If it were not for Hunt and the team he organized, Kennedy would not play softball at all. “I don't think I would be a part of another team if it wasn't my dorm, just because I wouldn't want to play with people I don't know and I also don't know how I'd hear about joining another team,” Kennedy said. “I wouldn't want to play with anyone else because practices are fun, and I feel we might do really well.” Mario Gonzalez, biology freshman and Smith resident, compares softball to baseball as she has competed in both throughout her life. “I played baseball all of high school and I just love the game," Gonzalez said. "I miss playing so much and it’s the closest thing to the real thing, so I had to play. In high school I pitched most of the time but when I wasn’t, I played third. The softball field is smaller, so it makes it even easier to play on.” Gonzalez regrets not taking advantage of other intramurals in the fall but values the opportunity softball gives him to come out of his shell. “It’s really nice because I’m such a shy person but when I’m on the field I really feel like I can be myself," Gonzalez said. "I’m planning on playing basketball and dodgeball (too). I would go watch our hall play and I’d wish I was playing too but it was too late, if could go back I would’ve joined.” Gonzalez is optimistic for the upcoming season and believes his team will do well. “I really think we will be good," Gonzalez said. "Everyone understands the game, which is extremely important… We’re pretty solid hitting and fielding wise.” Intramural sports allow students to take a break from academics. Smith and Arnold Hall’s team, Smarnold, gives the residents an opportunity to connect with one another through a shared passion. Smarnold's next game is scheduled for Tuesday, Feb. 7 at 10 p.m.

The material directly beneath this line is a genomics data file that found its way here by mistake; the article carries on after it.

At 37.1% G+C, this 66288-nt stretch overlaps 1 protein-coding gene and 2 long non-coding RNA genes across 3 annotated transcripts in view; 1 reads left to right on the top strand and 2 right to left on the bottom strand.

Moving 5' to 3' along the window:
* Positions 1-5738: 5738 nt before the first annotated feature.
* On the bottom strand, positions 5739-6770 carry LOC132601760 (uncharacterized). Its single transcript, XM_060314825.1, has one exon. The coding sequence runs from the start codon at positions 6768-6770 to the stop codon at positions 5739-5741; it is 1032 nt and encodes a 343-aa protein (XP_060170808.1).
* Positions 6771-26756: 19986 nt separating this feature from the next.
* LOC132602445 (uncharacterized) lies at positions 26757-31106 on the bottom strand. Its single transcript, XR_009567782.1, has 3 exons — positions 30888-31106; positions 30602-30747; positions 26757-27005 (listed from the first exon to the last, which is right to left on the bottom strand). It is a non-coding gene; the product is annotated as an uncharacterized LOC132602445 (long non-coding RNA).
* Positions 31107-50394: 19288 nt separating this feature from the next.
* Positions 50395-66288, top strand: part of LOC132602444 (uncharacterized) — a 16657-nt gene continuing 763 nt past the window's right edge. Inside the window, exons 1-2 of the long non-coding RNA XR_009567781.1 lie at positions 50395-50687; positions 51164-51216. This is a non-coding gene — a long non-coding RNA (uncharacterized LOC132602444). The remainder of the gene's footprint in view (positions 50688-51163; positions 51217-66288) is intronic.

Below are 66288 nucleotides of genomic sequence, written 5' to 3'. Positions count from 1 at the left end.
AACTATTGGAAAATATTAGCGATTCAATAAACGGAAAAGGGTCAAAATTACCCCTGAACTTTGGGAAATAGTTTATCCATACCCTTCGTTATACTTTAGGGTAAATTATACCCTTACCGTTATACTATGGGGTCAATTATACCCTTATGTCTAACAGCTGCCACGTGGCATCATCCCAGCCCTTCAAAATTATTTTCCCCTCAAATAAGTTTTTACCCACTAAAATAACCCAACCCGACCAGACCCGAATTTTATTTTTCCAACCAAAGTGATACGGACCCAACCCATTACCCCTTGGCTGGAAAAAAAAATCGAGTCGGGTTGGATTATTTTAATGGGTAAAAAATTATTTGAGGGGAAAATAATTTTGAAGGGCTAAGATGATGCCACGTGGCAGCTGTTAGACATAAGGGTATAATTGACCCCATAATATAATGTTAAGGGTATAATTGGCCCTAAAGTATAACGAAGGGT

(left to right)Triana Kennedy, marketing freshman, Ethan Hunt, team coach and captain and Mario Gonzalez, biology freshman, are a part of the Smith and Arnold Hall intramural softball team. PHOTO BY DAISY COLON